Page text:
For most of us, a mobile phone is a part of our lives, but I am sure your curious minds have always been struck by such questions as to how a mobile phone makes a call, and why there are different generations of mobile communications. Let’s explore the technology behind mobile communications.
A detailed webpage version of the video is given below.
To understand the sophistication of the cell phone let's compare it with walkie talkie. Walkie talkies are half duplex devices that mean when 2 people communicating; use the same frequency. So the only one person can talk at a time. Whereas a cellphone is a full duplex device that means you can use one frequency for talking and a second frequency for listening. So both people can talk on the call at once.
When you speak on your phone, your voice is picked up by your phone’s microphone. The microphone turns your voice into a digital signal with the help of an MEMS sensor and IC (Fig:1A). The digital signal contains your voice in the form of 0s and 1s. An antenna inside the phone, receives these 0s and 1s and transmits them in the form of electromagnetic waves (Fig:1B). Electromagnetic waves transmit the 0s and 1s by altering the wave characteristics such as the amplitude, frequency, phase or combinations of these. For example, in the case of frequency, 0 and 1 are transmitted by using low and high frequencies respectively.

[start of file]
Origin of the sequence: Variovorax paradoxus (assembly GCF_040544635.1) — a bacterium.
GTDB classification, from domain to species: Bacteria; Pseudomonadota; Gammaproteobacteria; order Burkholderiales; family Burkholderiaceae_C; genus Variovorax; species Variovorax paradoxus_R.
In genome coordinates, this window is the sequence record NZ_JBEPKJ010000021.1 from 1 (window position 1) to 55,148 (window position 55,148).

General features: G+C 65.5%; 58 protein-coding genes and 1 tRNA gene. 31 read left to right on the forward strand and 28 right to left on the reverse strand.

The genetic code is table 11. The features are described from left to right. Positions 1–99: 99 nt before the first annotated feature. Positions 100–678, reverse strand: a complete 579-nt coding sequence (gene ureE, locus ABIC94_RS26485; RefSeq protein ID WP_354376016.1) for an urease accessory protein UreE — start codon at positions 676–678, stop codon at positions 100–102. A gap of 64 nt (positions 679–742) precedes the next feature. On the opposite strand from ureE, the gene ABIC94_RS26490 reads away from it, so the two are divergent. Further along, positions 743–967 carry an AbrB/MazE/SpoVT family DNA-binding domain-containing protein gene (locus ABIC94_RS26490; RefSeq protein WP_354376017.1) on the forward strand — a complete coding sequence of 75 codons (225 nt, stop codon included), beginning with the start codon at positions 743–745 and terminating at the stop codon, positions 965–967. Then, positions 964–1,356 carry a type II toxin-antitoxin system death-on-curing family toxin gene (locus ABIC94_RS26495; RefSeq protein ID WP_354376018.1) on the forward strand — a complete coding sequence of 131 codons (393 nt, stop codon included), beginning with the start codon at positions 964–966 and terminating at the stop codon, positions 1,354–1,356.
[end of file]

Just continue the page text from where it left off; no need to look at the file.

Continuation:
So if you could find a way to transmit these electromagnetic waves to your friend’s phone, you would be able to establish a call, however electromagnetic waves are incapable of travelling long distances. They lose their strength due to the presence of physical objects, electrical equipment and some environmental factors as shown in Fig:2.
In fact if there were no such issues, even then electromagnetic waves would not carry on forever due to the earth’s curved structure (Fig:3). To overcome these issues, cell towers were introduced using the concept of cellular technology.
In cellular technology, a geographic area is divided into hexagonal cells (Fig:4). Hexagonal cell shape is perfect over square or triangular cell shapes in cellular architecture because it covers an entire area without overlapping, which means they can cover the entire geographical region without any gaps. Each cell is having having its own tower and frequency slot. This is the tower whose signal strength is shows in phone screen. Generally, these cell towers are connected through wires, or more specifically, optical fiber cables. These optical fiber cables are laid under the ground, or the ocean, to provide national or international connectivity.
The electromagnetic waves produced by your phone are picked up by the tower in your cell (Fig:5A), and converted them into high frequency light pulses (Fig:5B). These light pulses are carried to the Base Transceiver Box, located at the base of the tower, for further signal processing. After processing, your voice signal is routed towards the destination tower (Fig:5C). Upon receiving the pulses, the destination tower radiates it outwards, in the form of electromagnetic waves, and your friend’s phone then receives the signal. This signal undergoes a reverse process, and your friend hears your voice (Fig:5D). So it’s true that mobile communications are not entirely wireless, they do use a wired medium too.